Rudolph "Rudy" Plappert Nazi Submariner
Rudy Plappert – German Submariner – Built Dolphin Motel in Strathmere
By William Kelly
(Originally published in the Atlantic City Sun newspaper, May, 1981)
From the moment he first saw the soft white sands of Whale Beach in Strathmere, Rudolph Plappert knew he wanted to live there.
His first visit was during the lazy, expectant, early days of World War II. The beach, the salt air, the fresh fish, were all special things to a man at war.
And Plappert’s perspective was unique because his first view of Cape May’s coast was though the periscope of his submarine.
As a German U-boat officer assigned to patrol America’s east coast waterway, Plappert helped keep Allied cargo and war ships pinned into the harbors. In the early days of the war, the battle of the Atlantic was fierce, with U-Boats taking their toll and recording their victories in the amount of tonnage sunk.
But the tides of war changed, and the silent and swift U-Boats became vulnerable. Like the Africa Corps and the Luftewaffa before them, the wolfpacks became lone wolves. With the aid of radar, and the ultra secret code breakers, the hunter became the hunted, and the seawolves became hot, sweaty deathboxs.
For one last time the periscope broke the water’s surface off Sea Isle City. Plappert threw open the iron hatch and took a breath of fresh air. He climbed the bridge, and while other men scampered around the deck he scanned the horizon with binoculars.
A small fishing boat that bobbed up and down with swells drifted closer. The fishermen waved, and as they drew closer, one of them threw a bag of fresh lobsters onto the deck of the sub. Plappert waved, smiled and yelled a polite, “danka.” Although the Italian-American fishermen didn’t understand his German pledge, Plappert also promised that he would one day return.
Rudolph “Ruddy” Plappert arrived in Sea Isle City in 1958 with his wife Englebert. He purchased some beachfront property near the end of the island in Strathmere and built the Dolphin Motel on the beach. The storm of ’62 wiped them out temporarily, and they rebuilt the motel across the street from the beach where it stands today.
“Rudy,” as he became known to the townspeople, was a man about town. A very well-liked, easy going gentleman, who was involved in civic affairs, Rudy lived out his life in an unobtrusive manner.
Than a small newspaper item mentioned that a former U-Boat commander who had patrolled the Jersey coast was living in Sea Isle. Ann and Charles Manolou, who purchased the Dolphin Motel from Rudy in 1976, began to receive phone calls from inquisitive reporters, including one from the National Enquirer. They all wanted to know about Rudy.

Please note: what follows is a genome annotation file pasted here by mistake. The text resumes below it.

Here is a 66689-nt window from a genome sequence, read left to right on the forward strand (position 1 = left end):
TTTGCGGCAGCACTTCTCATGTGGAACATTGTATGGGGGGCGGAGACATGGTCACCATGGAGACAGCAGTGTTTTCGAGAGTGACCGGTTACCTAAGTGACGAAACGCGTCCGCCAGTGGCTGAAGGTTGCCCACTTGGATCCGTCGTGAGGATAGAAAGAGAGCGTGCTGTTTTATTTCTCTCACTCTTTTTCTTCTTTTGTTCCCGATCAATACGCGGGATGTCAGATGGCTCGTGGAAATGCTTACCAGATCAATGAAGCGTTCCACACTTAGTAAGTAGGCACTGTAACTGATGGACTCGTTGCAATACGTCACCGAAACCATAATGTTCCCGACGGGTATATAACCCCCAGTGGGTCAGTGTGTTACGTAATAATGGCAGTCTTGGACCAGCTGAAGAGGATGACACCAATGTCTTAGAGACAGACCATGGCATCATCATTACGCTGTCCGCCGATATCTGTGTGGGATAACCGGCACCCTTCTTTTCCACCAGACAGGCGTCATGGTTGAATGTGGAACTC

Today (1981), Charles is getting the Dolphin ready for the summer season, planting bushes by the driveway and doing the yearly repair work. “There’s not much to go on,” he said. “Rudy died of a heart attack shortly after we purchased the place and his wife is now living in Florida.”
“He was a very tall, broad shouldered fellow. A very husky strong man, who loved sailing his catamaran off the beach. Both him and his wife were quiet people who shunned publicity, but he was well known in town, and used to stop in Braca’s Café occasionally for a drink.”
Down at Braca’s Kim Giberson is also preparing for the oncoming season, loading up his stockroom. Although his Uncle Lou Braca knew Rudy better, Kim remembered the tall man who drank at the bar and talked in a deep and distinct German accent.
“He even looked German,” Kim said, “and used to run his two doberman pincher dogs along the beach.”
The bar is different now that when Plappert haunted the place. The giant mirror is still on the wall, but it doesn’t reflect the old seedy, shot and beer joint it used to. Kim cleaned up the place, and made it a refined restaurant.
Plappert would sit at the bar with a few of his friends, including Mayor Dominic Raffa and Commissioner Bill Kehner. Raffa, who was recently reelected to office, recalls Rudy drinking vodka on the rocks, but only infrequently did he tell about his war-time escapades.
“He said he liked the pretty beaches, and decided during the war that this is where he wanted to live,” recalled Raffa.
Kim recalls that besides the view, Plappert liked the people.
“When he surfaced off shore, he’d occasionally come across some rum runners and fishermen who’d wave at him like the fighter pilots of World War I. Near the end of the war some of the fishermen even gave him lobsters as a token of friendship. I think that’s really why he came back here,” he said.
Plappert’s gone now but the things that attracted him to the small seaside village are still there – the salt air, the sandy beach, the fresh fish and the friendly people, some of whom will always remember the U-Boat officer, their one-time enemy who became their neighbor and friend.